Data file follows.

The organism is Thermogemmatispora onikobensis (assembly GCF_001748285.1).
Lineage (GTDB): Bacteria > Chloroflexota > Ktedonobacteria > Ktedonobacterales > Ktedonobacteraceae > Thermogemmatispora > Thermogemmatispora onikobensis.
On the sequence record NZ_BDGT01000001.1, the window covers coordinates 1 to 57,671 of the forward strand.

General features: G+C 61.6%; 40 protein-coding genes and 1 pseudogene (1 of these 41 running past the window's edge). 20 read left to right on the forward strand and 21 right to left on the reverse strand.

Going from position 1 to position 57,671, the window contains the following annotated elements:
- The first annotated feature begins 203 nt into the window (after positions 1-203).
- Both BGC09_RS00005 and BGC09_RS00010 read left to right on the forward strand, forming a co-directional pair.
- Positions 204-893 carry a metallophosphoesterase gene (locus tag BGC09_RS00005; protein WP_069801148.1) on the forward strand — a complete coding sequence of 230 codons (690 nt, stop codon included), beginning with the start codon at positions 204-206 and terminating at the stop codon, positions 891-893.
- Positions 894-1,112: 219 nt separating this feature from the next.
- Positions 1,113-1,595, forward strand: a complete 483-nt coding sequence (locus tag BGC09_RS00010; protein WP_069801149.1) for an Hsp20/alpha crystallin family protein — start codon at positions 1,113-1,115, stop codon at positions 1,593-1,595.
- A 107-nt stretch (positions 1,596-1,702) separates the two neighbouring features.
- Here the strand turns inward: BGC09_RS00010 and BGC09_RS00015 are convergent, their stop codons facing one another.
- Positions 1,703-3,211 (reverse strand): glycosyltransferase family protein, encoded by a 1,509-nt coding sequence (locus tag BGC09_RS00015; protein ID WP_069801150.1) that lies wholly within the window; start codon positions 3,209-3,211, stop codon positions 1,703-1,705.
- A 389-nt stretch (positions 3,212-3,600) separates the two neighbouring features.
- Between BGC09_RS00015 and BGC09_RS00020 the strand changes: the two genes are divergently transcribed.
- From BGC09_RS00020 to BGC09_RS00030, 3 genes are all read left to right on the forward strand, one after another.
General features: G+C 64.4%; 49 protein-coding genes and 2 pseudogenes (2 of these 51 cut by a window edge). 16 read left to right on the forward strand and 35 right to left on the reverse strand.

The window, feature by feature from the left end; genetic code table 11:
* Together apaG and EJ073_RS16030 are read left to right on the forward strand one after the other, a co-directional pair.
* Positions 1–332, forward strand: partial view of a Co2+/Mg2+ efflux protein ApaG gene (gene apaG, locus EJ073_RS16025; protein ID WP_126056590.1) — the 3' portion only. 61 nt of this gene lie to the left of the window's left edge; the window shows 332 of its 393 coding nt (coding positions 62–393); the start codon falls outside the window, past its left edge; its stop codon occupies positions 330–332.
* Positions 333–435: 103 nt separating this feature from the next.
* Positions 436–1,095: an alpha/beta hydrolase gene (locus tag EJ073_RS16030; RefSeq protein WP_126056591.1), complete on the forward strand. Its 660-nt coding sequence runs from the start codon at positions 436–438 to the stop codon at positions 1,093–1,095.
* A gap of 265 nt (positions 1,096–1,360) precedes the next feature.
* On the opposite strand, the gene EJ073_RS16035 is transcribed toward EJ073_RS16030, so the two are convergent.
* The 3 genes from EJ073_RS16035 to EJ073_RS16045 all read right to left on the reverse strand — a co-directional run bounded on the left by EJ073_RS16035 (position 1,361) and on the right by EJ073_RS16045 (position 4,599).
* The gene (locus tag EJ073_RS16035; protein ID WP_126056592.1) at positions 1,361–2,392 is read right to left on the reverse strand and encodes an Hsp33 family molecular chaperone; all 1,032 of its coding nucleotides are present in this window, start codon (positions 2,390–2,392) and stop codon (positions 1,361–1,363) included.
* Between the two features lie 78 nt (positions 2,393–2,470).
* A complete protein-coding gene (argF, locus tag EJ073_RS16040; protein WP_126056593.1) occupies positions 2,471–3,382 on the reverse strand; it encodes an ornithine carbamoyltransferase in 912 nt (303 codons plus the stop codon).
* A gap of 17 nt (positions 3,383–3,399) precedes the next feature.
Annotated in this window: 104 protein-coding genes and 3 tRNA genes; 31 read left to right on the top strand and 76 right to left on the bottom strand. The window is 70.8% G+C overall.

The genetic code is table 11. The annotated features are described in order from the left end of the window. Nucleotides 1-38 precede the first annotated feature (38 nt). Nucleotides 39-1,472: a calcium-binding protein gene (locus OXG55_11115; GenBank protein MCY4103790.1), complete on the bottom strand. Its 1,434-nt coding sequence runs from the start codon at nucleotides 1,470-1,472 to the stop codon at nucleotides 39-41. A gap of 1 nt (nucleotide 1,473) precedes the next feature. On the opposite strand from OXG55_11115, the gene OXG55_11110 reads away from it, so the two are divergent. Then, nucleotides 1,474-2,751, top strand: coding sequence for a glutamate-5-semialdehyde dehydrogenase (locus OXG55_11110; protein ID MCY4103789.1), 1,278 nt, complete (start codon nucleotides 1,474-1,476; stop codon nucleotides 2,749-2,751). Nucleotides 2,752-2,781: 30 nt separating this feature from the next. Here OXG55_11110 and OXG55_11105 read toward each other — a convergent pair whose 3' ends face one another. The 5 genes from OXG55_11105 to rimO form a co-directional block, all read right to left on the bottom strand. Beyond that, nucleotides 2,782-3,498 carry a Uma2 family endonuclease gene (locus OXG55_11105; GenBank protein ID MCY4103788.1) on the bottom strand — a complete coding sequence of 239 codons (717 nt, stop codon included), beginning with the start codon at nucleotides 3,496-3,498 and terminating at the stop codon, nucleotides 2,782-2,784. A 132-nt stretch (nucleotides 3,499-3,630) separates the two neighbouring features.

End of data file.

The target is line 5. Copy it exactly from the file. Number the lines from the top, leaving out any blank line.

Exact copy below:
Going from position 1 to position 57,671, the window contains the following annotated elements: